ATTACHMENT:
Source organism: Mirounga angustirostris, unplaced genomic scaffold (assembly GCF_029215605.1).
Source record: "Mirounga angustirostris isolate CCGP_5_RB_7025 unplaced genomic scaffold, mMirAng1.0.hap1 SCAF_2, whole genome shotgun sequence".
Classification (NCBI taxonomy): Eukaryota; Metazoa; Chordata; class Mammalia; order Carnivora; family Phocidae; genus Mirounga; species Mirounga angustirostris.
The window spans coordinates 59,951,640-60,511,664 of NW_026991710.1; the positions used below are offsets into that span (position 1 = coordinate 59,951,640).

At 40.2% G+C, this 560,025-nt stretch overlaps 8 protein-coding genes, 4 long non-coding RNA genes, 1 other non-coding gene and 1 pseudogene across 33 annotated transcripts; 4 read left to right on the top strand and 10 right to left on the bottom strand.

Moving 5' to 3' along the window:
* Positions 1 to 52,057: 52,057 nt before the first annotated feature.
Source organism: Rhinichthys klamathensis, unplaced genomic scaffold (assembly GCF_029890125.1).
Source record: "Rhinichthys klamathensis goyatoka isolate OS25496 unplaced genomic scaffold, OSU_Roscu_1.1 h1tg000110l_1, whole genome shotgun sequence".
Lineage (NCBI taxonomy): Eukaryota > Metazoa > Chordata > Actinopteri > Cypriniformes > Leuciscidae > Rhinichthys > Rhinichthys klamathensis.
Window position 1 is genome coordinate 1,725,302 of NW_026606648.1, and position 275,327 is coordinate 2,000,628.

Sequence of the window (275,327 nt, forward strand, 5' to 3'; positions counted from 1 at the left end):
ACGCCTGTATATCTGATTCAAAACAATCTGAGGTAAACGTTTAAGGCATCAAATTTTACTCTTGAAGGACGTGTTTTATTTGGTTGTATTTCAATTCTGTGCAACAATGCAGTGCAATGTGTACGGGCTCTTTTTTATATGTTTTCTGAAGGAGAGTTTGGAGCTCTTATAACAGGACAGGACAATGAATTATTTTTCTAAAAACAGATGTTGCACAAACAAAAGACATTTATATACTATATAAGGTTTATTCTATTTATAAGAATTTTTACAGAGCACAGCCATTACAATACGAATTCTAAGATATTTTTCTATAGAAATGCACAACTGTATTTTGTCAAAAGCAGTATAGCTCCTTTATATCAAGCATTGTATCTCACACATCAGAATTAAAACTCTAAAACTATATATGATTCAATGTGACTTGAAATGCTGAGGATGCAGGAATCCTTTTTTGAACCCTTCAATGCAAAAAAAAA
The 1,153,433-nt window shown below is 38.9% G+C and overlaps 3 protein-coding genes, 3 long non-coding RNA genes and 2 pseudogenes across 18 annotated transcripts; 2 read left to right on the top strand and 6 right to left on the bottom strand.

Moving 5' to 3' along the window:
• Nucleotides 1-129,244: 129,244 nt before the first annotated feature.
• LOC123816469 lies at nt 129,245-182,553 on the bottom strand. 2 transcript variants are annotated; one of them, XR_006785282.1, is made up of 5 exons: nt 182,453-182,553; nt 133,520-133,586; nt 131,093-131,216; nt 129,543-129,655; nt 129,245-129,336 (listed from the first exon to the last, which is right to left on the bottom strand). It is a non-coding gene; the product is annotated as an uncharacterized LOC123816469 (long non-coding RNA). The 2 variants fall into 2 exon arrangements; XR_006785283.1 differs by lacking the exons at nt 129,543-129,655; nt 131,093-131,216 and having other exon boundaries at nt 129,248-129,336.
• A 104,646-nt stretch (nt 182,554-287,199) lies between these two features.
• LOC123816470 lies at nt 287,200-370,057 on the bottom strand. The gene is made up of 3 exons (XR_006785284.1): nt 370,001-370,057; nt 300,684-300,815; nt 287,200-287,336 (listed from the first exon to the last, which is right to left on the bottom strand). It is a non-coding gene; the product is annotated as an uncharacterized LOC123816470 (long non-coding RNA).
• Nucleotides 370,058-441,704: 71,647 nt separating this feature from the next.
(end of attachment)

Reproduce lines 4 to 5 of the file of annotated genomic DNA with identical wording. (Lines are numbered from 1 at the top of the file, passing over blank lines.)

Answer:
The window spans coordinates 59,951,640-60,511,664 of NW_026991710.1; the positions used below are offsets into that span (position 1 = coordinate 59,951,640).

At 40.2% G+C, this 560,025-nt stretch overlaps 8 protein-coding genes, 4 long non-coding RNA genes, 1 other non-coding gene and 1 pseudogene across 33 annotated transcripts; 4 read left to right on the top strand and 10 right to left on the bottom strand.